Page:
Aldrich, R.; Williamson, J.

2014-01-01T23:59:59.000Z

267

Induction Linac Pulsers  

SciTech Connect (OSTI)

The pulsers used in most of the induction linacs evolved from the very large body of work that was done in the U.S. and Great Britain during the development of the pulsed magnetron for radar. The radar modulators started at {approx}100 kW and reached >10 MW by 1945. A typical pulse length was 1 {mu}s at a repetition rate of 1,000 pps. A very comprehensive account of the modulator development is Pulse Generators by Lebacqz and Glasoe, one of the Radiation Laboratory Series. There are many permutations of possible modulators, two of the choices being tube type and line type. In earlier notes I wrote that technically the vacuum tube pulser met all of our induction linac needs, in the sense that a number of tubes, in series and parallel if required, could produce our pulses, regulate their voltage, be useable in feed-forward correctors, and provide a low source impedance. At a lower speed, an FET array is similar, and we have obtained and tested a large array capable of >10 MW switching. A modulator with an electronically controlled output only needs a capacitor for energy storage and in a switched mode can transfer the energy from the capacitor to the load at high efficiency. Driving a full size Astron induction core and a simulated resistive 'beam load' we achieved >50% efficiency. These electronically controlled output pulses can produce the pulses we desire but are not used because of their high cost. The second choice, the line type pulser, visually comprises a closing switch and a distributed or a lumped element transmission line. The typical switch cannot open or stop conducting after the desired pulse has been produced, and consequently all of the initially stored energy is dissipated. This approximately halves the efficiency, and the original cost estimating program LIACEP used this factor of two, even though our circuits are usually worse, and even though our inveterate optimists often omit it. The 'missing' energy is that which is reflected back into the line from mismatches, the energy left in the accelerator module's capacitance, the energy lost in the switch during switching and during the pulse, and the energy lost in the pulse line charging circuit. For example, a simple resistor-limited power supply dissipates as much energy as it delivers to the pulse forming line, giving a factor if two by itself, therefore efficiency requires a more complicated charging system.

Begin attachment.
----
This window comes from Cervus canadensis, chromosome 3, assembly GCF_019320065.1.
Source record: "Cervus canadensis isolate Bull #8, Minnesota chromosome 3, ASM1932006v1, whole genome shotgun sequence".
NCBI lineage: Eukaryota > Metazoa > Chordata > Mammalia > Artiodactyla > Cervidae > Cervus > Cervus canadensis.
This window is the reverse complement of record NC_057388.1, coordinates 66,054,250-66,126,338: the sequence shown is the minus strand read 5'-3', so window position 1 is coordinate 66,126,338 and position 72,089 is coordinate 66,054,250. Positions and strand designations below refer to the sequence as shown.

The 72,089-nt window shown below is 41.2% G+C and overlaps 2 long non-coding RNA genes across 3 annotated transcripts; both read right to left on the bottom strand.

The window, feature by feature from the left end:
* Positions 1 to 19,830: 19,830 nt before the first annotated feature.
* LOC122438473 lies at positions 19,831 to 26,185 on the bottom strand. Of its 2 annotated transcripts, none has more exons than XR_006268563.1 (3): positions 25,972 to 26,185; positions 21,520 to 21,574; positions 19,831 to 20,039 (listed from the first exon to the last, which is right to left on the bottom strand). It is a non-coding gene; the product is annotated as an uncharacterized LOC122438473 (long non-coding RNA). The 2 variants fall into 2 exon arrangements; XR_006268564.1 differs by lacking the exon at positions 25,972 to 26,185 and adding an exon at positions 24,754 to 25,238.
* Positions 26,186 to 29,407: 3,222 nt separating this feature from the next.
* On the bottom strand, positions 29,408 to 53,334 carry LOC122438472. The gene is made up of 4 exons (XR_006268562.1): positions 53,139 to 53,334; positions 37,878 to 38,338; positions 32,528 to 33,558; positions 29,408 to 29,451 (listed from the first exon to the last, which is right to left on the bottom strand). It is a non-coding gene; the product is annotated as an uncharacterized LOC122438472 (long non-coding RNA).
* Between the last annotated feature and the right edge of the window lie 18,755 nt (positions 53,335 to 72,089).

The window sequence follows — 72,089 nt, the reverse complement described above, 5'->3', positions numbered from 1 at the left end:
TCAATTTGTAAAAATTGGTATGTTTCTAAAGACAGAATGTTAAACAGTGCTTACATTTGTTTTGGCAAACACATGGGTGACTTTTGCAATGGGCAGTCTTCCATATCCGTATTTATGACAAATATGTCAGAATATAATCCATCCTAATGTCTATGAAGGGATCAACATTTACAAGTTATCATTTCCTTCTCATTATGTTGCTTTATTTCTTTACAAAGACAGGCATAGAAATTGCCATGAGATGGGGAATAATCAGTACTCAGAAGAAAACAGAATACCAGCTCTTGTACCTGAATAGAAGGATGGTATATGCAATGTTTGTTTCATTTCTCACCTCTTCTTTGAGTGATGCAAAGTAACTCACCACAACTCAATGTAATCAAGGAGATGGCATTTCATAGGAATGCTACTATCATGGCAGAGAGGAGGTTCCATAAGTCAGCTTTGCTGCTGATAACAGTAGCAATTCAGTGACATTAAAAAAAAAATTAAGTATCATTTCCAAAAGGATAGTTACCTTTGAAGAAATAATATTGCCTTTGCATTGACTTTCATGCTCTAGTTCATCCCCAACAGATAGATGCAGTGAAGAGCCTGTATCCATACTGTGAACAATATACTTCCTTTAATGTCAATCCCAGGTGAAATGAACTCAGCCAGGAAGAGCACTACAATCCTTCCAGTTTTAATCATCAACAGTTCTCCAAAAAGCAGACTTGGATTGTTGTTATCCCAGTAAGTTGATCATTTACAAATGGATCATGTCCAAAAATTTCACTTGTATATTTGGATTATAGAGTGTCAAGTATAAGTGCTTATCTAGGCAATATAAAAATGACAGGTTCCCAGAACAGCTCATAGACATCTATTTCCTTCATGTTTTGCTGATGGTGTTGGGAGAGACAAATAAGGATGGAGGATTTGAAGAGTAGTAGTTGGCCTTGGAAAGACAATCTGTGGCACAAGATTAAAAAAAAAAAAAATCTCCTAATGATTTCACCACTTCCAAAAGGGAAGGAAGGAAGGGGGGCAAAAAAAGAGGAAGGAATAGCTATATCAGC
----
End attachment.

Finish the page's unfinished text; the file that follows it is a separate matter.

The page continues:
Faltens, Andris

2011-01-07T23:59:59.000Z

268

PURIFICATION OF IRIDIUM BY ELECTRON BEAM MELTING  

SciTech Connect (OSTI)